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New 'IRS' Phishing Scam: A Criminal Gang Is In Your Mailbox

If an IRS warning suddenly pops up in your email, do not -- repeat, not -- click on the link. Trust me, the government isn't reaching out to help you. You're being phished, and not by a garden-variety spammer. You're hearing from Avalanche, the largest and one of the most sophisticated criminal gangs on the Web.

I got a string of those "urgent" IRS messages this week, claiming that I'd made a paperwork mistake when I paid my tax. The headings read, "LAST NOTICE: We decline your Federal tax payment," followed by an ID number. Or, "LAST NOTICE: The Identification Number used in the company identification field is not valid."

The first message gave me pause. Who among us doesn't hate to hear from the Internal Revenue Service? The email appeared to come from the Electronic Federal Tax Payment System (ETFPS), which is the website you use when paying your income taxes online. I thought for a couple of seconds. Could I have made a tax mistake?

Then good sense took over. The IRS does not get in touch with taxpayers by email. It sends you one of those mean-looking envelopes with a lot of black type in the upper left-hand corner. I wriggled off the phish-hook and hit Delete.

To anyone caught by this scam, the news is bad. International e-crooks have stepped up their game, says Greg Aaron, director of domain security at Aflias, an internet infrastructure company. You're at even greater risk than you thought.

A traditional phisher wants personal financial information. You might be told that a Federal Express package was misdirected or that there's a question about your bank account. If you click, you're sent to a second screen where you're asked to "update" or "validate" your current data -- your credit card number, Social Security number, or the number and password of your bank account. The second half of 2009 saw a record number of unique phishing attacks, reports Aaron, co-author of the Global Phishing Survey sponsored by the internet industry's Anti-Phishing Working Group. By now, all but the most careless of consumers have caught on and refuse to play.

Hence, the change in tactics. In place of traditional phishing, Avalanche and its copycats have seized on a dangerous piece of malware known as the Zeus banking Trojan. If you click on the link provided by the LAST NOTICE IRS email, you might be taken only to an innocuous information page. You'd read, delete, and move on to something else. During those few moments, however, the malware will zap itself into your machine.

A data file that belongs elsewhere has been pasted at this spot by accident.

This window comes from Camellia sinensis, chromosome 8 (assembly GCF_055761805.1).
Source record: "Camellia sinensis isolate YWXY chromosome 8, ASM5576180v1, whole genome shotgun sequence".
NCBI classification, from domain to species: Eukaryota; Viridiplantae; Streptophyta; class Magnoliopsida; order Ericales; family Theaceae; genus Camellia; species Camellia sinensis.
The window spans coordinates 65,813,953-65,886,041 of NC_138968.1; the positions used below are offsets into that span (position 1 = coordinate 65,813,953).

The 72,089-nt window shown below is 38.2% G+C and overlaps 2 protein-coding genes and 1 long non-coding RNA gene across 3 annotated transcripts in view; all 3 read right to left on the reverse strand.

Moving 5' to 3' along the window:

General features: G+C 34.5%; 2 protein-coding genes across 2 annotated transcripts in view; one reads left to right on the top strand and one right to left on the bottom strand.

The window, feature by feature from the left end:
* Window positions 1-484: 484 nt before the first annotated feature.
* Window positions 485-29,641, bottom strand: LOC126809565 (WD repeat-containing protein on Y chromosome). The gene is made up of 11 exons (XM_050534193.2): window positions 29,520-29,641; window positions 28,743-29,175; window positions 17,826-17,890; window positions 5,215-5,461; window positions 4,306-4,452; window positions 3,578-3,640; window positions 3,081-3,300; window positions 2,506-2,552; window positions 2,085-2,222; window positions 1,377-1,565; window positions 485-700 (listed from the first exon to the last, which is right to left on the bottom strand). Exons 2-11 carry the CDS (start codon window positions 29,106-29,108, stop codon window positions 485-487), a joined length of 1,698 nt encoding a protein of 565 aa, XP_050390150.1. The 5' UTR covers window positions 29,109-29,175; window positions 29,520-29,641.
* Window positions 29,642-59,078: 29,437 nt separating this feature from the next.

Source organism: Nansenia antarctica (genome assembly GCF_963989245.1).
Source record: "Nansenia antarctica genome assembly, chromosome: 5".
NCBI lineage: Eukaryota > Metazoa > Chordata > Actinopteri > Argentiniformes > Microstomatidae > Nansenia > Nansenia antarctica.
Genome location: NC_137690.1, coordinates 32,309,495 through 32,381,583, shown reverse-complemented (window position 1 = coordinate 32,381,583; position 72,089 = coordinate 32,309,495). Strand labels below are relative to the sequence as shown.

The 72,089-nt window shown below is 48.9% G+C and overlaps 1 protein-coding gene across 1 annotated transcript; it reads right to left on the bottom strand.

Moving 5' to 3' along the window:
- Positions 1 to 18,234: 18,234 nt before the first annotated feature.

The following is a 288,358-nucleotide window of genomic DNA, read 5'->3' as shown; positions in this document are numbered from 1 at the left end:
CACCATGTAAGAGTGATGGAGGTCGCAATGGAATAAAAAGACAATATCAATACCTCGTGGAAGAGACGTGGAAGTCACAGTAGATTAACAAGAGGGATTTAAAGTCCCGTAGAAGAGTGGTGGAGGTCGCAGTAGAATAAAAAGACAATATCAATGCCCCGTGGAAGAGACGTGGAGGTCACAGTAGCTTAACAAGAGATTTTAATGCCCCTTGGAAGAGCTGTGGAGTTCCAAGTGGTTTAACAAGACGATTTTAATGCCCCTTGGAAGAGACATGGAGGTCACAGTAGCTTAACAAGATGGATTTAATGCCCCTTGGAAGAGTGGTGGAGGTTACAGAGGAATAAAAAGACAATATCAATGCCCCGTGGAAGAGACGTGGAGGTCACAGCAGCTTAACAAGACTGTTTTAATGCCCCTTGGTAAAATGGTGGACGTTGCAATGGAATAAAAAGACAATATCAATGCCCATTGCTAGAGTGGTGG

You won't even know that you're harboring Zeus. But -- like the Dementors in the Harry Potter stories -- it's sucking out your computer's soul. It grabs the user names and passwords to the bank and mutual fund accounts that you manage online, and logs in to drain them dry. It sweeps up your address book, to spread itself to the computers of your contacts and friends. If you happen to be online with your bank when Zeus pops in, it will show you the real numbers while, in the background, it's pulling money out.

If Zeus gets lucky, it finds computers with links to the accounts of small businesses, school districts, municipalities, colleges, or other institutions and drains them, too. Avalanche is also creating shortened links, to scame you through Twitter, too.

Zeus has been around for a while, Aaron says. The basic package -- bought from criminal sites online -- costs a few thousand dollars, plus extra for add-ons. What's new is that Avalanche industrialized it, making it easy and fast to launch thousands of attacks, virtually all at once. The LAST NOTICE scam is the least of it.

The Anti-Phishing group has a single message for you. Don't let your fingers fly over your email messages. Stop and think before you connect to any link. For example: Don't open any business email that you're not expecting. If you have a question, call or email the business yourself. Don't call the number that the questionable email shows, it might misdirect you to the scammer's line. If you email the business, check the address and type it into the URL line yourself, don't copy-and-paste the address that the questionable notice shows.

Zeus gets into Twitter, too -- The group offers many more tips here.
On a personal note, I'd suggest that you ignore emailed birthday cards. Two years ago, I opened one that appeared to come from a good friend. Big mistake. My "good friend" started sending streams of porn. It took me more than a year to get the problem under control.

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